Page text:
Monday, September 19, 2005

Race and Poverty in America. Will We be Talking about This Six Months From Now?

Why does it take a natural disaster to get us talking about how to help the disadvantaged in America? I read through several back issues of Time and Newsweek this weekend. There are all sorts of articles talking about Race and Poverty and how we don't focus on these issues other than in times like now. I've posted articles in this blog before about the random coverage of this topic in Chicago's major papers.

I'm also part of the Digital Divide Network and feel that volunteers using IT skills could play a role in building on-going participation in the Race/Poverty discussion, as well as in distributing attention and resources to all of the places and all of the issues that need to be considered when thinking about this subject.

On Sept. 18 I posted a Race and Poverty blog at . I encourage you to read it. (2017 note: this site is no longer available)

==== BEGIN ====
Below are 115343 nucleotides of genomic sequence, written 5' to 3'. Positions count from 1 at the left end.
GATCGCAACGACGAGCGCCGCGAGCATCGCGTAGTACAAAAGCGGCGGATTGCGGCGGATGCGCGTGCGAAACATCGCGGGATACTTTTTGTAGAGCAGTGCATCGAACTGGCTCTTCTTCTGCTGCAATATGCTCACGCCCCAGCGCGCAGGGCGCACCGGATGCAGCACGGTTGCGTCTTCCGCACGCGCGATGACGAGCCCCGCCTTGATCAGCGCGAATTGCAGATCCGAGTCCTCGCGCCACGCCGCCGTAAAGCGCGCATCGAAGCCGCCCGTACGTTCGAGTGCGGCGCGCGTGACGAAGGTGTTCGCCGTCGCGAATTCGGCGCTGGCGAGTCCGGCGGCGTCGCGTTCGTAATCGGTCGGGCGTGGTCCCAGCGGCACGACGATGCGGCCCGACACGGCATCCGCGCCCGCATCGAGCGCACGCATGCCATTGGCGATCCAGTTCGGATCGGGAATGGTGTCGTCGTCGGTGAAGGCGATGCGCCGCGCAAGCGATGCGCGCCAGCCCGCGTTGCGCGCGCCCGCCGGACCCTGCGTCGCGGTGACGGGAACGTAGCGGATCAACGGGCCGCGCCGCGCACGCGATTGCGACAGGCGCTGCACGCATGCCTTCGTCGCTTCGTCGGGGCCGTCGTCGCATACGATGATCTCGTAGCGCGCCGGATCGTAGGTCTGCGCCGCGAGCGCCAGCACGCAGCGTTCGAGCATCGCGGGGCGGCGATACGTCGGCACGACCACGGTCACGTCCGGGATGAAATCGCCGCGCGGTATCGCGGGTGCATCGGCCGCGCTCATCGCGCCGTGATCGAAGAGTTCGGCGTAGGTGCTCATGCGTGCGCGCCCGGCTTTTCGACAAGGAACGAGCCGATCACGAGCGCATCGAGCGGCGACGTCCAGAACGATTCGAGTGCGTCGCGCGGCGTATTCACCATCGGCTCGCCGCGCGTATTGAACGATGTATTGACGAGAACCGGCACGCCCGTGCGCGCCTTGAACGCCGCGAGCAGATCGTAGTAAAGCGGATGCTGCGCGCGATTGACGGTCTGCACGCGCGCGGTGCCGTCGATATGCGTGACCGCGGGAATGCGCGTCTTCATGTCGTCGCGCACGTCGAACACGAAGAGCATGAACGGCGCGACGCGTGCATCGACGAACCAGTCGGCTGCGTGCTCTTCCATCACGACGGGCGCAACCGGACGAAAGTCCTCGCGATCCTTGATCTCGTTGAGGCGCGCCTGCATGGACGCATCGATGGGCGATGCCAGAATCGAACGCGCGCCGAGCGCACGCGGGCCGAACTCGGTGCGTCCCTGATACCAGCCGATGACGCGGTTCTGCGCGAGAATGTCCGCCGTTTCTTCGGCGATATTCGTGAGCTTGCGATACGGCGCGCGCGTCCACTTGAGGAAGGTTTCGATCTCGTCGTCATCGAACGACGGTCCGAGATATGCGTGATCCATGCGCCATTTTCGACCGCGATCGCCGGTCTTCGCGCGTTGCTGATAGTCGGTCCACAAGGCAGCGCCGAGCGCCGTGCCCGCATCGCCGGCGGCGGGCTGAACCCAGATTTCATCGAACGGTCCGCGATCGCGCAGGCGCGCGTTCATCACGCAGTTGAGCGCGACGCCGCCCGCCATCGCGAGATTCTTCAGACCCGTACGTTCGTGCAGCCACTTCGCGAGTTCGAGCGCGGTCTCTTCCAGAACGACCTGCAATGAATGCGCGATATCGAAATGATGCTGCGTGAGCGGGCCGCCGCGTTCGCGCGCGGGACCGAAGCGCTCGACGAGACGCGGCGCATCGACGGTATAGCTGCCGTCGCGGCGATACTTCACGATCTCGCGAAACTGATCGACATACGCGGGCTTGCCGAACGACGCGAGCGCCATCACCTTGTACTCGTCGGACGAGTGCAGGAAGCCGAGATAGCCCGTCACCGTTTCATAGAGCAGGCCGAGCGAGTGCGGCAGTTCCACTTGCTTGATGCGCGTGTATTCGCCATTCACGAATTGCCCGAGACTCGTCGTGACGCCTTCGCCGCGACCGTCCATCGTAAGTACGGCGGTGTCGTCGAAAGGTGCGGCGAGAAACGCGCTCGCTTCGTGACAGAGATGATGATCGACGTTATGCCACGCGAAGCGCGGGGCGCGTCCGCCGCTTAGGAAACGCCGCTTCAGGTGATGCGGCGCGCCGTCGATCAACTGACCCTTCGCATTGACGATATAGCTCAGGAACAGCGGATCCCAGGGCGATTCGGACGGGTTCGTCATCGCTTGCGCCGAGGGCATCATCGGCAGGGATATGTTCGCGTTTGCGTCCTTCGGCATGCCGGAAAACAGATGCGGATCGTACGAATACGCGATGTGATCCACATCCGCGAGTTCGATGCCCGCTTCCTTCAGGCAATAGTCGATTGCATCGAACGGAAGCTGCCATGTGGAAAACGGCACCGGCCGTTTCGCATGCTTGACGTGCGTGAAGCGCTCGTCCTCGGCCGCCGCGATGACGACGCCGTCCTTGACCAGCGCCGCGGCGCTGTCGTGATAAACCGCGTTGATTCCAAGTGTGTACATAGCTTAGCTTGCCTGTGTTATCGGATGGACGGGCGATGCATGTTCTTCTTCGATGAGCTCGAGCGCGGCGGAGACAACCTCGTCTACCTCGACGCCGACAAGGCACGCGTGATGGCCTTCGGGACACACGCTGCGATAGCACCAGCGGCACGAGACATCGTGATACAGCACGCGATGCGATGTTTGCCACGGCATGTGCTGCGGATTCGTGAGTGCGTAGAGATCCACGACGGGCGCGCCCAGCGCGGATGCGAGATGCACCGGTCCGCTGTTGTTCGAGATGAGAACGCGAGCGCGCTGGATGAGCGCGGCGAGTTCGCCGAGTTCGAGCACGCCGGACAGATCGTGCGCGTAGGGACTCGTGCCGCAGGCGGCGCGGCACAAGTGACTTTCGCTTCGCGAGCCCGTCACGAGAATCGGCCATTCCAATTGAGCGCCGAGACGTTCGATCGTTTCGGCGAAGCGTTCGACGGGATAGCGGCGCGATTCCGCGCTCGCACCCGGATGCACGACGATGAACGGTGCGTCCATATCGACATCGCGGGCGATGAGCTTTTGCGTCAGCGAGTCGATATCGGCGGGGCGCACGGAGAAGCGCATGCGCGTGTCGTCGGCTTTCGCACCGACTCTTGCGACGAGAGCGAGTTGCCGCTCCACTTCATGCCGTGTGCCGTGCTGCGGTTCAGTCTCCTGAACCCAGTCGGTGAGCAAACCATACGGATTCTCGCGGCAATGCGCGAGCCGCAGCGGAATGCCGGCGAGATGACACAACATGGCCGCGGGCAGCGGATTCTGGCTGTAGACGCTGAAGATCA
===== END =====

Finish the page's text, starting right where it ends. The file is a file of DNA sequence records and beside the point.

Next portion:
I also feel that volunteer-based tutoring/mentoring can be one of the best strategies for connecting people who don't live in poverty with youth and families who do. If such programs can keep volunteers involved for more than a year or two, many of those volunteers will build a personal understanding of poverty through their weekly involvement, and a personal commitment to do something, because of their growing commitment to the kids they mentor.

Many of the volunteer based tutoring and/or mentoring programs in America do not have this as a goal, and do not have a structure to encourage long-term involvement.

Thus, in many places where various forms of mentoring are taking place, purposeful efforts to transform the lives of volunteers, and convert them to leaders, are not taking place. I feel that if we're to have more people in business and professions taking a leadership and financial role in supporting the growth of volunteer-based tutoring/mentoring, or mentoring-to-career strategies, more programs will need to add this concept to their strategic design.

You can read more about these ideas in the Tutor/Mentor Institute library at

If you have any comments, or suggestions for ways we can expand the number of people interested in this topic, or how we can build a week to week, or month to month involvement, I look forward to hearing from you.

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